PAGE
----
Along with the great information, we got a free box lunch, which included half of a turkey or veggie sandwich, chips, a cookie, and a bottle of water. Ever the observers of human behavior, Angie and I watched the room while we ate to see just how many people would toss out some portion of their lunch at a food waste discussion. There were some, including the couple in front of us, but thankfully, not many (since Angie was ready to dig through the trash for any discarded oatmeal raisin cookies).

fristcenterAfter lunch, we walked to the Frist Center for the Visual Arts on Broadway. They are offering free admission until February 9th since they are transitioning their exhibits. We were able to see the 2016 Young Tennessee Artists exhibit and Ragnar Kjartansson: The Visitors, a multi-screen video installation of musicians performing together from various rooms in a large mansion – including the bathtub. It was…interesting (???). I’m not very good at interpreting artistic expression but I am always open to expanding my horizons…especially when it’s free.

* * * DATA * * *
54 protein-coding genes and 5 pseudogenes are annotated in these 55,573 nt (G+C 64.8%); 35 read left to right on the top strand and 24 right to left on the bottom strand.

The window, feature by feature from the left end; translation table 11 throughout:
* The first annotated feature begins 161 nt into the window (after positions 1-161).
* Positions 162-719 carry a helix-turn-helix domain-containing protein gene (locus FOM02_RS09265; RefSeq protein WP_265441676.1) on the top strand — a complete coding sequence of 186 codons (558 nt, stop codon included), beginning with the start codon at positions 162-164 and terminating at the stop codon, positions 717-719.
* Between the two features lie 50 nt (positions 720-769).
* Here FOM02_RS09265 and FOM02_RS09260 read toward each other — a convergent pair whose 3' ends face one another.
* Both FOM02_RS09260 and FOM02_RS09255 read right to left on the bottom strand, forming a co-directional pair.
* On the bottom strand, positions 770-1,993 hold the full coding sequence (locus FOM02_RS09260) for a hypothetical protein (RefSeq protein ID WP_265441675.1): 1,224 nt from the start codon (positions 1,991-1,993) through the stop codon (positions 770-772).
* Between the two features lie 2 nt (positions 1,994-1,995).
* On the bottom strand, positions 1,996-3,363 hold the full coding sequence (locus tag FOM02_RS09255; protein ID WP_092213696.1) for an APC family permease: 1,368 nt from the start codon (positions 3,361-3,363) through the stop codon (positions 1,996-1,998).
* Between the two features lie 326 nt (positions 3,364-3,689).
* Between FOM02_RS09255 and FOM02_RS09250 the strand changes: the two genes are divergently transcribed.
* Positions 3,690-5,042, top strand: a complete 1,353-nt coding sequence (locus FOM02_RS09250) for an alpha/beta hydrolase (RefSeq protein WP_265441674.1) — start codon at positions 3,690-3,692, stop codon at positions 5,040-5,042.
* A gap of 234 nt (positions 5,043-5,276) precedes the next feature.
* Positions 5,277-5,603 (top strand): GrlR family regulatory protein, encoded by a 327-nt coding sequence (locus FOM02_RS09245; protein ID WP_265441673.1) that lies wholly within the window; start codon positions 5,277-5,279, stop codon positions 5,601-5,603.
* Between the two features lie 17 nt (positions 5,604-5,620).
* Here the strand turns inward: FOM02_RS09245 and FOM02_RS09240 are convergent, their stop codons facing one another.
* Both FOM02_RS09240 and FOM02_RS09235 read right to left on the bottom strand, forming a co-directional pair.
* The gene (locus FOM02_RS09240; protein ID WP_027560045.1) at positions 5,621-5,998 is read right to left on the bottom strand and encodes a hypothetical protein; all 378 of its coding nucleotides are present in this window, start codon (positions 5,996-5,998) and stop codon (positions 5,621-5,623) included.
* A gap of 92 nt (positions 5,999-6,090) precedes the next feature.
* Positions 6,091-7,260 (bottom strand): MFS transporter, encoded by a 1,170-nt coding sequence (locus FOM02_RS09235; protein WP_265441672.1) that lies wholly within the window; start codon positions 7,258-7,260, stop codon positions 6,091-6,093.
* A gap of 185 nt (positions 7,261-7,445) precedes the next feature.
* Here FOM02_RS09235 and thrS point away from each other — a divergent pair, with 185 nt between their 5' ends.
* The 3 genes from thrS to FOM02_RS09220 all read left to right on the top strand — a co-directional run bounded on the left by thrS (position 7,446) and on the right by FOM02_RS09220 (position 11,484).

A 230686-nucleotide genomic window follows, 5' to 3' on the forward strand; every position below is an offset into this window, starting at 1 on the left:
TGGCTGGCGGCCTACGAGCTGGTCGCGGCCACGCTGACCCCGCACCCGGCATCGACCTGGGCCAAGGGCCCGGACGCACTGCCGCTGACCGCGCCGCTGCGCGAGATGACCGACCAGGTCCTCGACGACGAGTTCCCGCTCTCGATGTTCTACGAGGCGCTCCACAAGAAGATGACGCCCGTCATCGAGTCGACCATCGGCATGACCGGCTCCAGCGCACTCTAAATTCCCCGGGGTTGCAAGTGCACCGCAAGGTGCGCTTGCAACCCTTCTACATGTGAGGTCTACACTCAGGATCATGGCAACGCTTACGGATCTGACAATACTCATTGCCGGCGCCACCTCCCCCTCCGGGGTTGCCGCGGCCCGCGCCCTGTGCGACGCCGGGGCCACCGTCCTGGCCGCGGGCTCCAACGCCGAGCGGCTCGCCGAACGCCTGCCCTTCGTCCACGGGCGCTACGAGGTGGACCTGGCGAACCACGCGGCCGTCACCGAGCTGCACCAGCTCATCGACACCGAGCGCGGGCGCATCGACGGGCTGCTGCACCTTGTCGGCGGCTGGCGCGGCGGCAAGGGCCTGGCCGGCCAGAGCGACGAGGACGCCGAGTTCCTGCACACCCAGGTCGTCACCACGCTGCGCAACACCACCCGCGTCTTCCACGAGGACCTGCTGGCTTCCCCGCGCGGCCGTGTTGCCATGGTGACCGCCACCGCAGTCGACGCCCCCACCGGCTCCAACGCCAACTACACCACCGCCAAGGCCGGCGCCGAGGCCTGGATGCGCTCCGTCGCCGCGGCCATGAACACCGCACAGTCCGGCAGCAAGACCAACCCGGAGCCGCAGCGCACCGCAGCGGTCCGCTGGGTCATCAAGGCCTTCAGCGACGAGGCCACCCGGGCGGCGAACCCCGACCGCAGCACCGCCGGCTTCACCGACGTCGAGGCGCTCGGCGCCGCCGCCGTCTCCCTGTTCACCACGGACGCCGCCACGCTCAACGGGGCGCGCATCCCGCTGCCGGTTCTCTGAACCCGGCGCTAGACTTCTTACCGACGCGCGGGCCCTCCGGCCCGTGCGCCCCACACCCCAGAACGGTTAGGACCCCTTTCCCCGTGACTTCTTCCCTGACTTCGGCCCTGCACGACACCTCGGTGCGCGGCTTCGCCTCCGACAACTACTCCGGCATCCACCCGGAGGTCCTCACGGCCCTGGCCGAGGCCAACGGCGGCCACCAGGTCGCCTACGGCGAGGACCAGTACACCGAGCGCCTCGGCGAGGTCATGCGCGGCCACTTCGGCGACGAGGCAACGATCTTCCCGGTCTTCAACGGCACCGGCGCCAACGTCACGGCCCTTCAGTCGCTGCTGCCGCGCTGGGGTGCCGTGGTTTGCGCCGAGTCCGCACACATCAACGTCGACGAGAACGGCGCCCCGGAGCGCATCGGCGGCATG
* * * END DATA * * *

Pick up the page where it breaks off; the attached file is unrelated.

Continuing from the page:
Our Freebie Fun Date cost $19. We gave a $10 donation to the library for the “lunch and learn” and paid $9 in parking. On the way home though, we stopped by Sam’s Club to pick up some creamer for my mom and once again lucked into a paid pop-up survey from Surveys On the Go and an Easy Shift, for which we earned a total of $8.25 – making our cost for the day only $10.75.